When judges look at ballroom or couples, what are they looking for? Actually, ballroom judges look for many of the same qualities that Ice Dance couples have.
The judges’ evaluation of performance is based on originality of the particular genre. Did the couple execute the dance and make it their own? Did they sell it? Was there chemistry between them? Were their respective personalities highlighted during the performance, along with their skills? Did they exude emotion? Was the performance real? Was it believable? Contenders must be actors as well as dancers.
Posture - One of the most important aspects. Good posture makes you look elegant and exude confidence. It improves balance and control, and allows you & your partner to connect. better.
Timing - If a couple is not dancing on time with the music, no amount of proficiency in any other aspect can overcome this. The music is boss
Movement - If the couple executed and coordinated the movements of the Feet, Legs, Body and Arms based on the Characteristic Style of the Dance in question.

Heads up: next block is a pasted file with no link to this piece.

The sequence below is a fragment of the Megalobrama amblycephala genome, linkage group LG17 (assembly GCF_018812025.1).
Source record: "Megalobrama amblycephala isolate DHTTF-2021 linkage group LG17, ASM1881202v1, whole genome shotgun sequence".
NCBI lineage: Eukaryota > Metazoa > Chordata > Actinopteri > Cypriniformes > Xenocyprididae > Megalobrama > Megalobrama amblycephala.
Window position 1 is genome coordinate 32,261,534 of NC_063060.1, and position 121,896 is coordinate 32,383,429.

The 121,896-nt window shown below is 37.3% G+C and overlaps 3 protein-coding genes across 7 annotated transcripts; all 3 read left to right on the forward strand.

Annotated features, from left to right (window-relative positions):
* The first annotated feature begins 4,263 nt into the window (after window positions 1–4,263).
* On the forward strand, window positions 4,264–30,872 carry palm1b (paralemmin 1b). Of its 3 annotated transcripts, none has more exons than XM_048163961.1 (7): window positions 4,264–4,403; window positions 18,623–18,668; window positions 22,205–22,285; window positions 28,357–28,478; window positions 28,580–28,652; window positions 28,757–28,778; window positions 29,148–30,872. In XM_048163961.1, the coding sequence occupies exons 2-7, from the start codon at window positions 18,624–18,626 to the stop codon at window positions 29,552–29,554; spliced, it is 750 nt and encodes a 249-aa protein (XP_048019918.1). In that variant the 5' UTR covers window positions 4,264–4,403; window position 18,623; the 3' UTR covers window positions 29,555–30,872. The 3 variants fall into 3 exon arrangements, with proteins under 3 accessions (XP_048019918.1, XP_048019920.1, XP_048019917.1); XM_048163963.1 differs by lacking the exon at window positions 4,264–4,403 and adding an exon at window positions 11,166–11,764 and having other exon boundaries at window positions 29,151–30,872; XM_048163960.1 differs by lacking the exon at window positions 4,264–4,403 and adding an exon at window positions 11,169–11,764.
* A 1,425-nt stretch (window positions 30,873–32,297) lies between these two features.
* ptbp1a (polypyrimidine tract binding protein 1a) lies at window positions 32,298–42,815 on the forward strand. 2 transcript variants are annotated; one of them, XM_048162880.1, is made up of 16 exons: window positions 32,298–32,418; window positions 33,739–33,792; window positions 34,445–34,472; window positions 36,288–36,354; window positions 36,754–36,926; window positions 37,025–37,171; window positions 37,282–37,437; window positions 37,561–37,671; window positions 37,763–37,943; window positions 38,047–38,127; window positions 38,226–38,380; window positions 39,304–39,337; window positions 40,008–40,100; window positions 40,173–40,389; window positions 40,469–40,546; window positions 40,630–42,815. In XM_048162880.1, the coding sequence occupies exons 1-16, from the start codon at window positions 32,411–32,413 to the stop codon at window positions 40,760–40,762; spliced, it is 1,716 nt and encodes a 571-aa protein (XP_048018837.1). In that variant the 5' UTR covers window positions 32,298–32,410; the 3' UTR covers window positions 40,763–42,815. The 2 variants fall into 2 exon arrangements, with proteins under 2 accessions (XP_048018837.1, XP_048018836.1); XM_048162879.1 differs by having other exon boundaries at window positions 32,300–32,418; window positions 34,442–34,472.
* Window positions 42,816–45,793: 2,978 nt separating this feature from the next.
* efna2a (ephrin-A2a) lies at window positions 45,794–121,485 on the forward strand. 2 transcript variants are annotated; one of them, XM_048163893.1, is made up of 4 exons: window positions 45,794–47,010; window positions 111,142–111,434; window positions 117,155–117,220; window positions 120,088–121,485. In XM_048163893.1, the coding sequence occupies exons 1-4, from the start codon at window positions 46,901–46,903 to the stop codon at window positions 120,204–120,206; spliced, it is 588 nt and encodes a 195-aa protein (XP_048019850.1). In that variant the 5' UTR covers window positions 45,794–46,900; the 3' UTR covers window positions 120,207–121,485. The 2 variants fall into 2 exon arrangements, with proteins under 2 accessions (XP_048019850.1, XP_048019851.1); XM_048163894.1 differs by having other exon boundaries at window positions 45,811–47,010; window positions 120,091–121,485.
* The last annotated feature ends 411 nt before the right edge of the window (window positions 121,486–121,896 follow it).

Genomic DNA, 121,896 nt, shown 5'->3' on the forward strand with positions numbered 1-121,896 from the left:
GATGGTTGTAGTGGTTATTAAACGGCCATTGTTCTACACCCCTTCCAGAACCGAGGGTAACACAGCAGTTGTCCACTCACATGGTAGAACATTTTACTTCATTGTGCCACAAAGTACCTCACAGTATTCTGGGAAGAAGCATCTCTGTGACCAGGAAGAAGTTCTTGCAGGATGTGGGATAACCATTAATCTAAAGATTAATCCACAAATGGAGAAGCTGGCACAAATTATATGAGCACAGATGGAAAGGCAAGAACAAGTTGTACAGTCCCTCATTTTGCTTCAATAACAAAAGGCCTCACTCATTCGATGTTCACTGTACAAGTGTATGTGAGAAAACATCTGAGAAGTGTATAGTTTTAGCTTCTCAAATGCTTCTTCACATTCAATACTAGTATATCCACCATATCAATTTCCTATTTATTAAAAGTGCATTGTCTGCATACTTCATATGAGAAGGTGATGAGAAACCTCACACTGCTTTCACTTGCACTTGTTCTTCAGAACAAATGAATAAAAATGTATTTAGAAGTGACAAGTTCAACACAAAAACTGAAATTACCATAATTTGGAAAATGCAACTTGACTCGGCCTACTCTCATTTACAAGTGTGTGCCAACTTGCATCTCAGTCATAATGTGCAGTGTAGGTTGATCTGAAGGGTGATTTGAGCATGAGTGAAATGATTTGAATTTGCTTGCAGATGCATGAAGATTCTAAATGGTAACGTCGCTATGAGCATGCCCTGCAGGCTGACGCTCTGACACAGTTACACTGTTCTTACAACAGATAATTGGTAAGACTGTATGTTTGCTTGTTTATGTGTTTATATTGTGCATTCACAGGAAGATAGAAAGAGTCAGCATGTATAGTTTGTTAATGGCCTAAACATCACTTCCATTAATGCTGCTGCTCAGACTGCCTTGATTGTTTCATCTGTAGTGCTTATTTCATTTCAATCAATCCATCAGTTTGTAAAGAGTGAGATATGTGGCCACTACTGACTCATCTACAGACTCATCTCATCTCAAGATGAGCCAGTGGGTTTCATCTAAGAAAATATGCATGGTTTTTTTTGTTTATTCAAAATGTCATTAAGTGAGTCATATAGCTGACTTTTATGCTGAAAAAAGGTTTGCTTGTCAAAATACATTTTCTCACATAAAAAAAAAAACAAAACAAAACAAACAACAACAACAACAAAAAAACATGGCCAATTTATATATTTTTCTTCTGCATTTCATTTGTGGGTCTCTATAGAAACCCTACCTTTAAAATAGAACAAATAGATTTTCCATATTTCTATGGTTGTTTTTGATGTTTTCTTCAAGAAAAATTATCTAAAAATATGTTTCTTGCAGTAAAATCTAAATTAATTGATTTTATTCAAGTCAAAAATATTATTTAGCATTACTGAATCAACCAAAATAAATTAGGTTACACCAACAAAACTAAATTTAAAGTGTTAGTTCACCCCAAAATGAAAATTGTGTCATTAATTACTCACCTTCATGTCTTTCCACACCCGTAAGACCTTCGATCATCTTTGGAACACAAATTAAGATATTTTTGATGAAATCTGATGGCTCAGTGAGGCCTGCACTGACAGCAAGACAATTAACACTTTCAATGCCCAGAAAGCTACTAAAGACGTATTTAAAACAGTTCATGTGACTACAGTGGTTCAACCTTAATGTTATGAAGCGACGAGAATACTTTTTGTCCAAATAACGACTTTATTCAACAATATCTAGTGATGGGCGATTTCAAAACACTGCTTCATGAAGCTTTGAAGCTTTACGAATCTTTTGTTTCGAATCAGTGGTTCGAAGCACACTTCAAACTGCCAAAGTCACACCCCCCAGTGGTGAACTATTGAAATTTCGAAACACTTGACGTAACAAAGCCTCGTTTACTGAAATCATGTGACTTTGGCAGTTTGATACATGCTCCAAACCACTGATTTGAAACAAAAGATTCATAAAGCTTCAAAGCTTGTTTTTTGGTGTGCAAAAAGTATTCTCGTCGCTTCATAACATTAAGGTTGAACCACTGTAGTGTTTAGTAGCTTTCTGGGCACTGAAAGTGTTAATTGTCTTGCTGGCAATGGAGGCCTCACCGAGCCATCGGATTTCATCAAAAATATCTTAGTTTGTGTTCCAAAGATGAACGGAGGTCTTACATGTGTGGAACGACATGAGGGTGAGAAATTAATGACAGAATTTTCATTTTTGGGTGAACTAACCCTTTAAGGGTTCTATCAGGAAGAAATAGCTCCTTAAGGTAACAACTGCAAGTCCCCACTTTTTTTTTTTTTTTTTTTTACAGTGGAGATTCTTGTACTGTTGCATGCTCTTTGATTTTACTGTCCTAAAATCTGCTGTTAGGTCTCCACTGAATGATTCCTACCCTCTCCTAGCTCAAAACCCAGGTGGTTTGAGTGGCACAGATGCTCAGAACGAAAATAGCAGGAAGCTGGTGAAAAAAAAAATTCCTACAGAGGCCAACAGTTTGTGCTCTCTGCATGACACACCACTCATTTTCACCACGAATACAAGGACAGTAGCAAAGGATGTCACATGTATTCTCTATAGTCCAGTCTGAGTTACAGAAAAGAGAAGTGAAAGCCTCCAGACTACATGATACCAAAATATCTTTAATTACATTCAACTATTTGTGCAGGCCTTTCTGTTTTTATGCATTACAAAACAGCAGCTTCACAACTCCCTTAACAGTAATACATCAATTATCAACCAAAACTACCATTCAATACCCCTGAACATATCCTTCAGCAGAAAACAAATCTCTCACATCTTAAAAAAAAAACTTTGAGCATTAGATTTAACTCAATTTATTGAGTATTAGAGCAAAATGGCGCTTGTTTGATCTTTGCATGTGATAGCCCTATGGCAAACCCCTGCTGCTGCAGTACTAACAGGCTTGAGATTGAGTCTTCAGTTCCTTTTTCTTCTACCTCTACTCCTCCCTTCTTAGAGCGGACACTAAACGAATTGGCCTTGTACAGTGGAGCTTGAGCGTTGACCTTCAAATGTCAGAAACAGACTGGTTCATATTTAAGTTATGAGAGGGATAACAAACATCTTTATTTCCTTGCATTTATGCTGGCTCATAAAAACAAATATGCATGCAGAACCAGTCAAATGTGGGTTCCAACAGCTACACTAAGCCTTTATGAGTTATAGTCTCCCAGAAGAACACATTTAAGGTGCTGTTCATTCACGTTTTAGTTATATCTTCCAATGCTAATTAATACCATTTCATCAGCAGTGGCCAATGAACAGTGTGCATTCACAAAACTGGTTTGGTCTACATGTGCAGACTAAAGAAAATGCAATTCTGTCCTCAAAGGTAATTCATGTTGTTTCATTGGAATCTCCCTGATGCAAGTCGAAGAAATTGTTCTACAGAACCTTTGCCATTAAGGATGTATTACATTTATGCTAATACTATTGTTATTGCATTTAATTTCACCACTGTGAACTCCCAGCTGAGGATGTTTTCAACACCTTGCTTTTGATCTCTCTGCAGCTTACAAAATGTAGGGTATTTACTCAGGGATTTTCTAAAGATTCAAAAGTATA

Styling - This involves the dancers’ lines which include posture, full graceful extension of their legs, arms, center balance and fluid continuity, giving the look of big, yet flawless and seamless.
Evaluation also includes the couple’s individual and combined strengths as supporting partners. Did they hold their own on the dance floor, yet dance as a unit?
Musicality and Expression - The basic characterization of the dance to the particular music being played and the choreographic adherence to musical phrasings and accents.
Presentation - Does the couple sell their dancing to the audience? Do they dance outwardly, with enthusiasm, exuding their joy of dancing and confidence in their performance?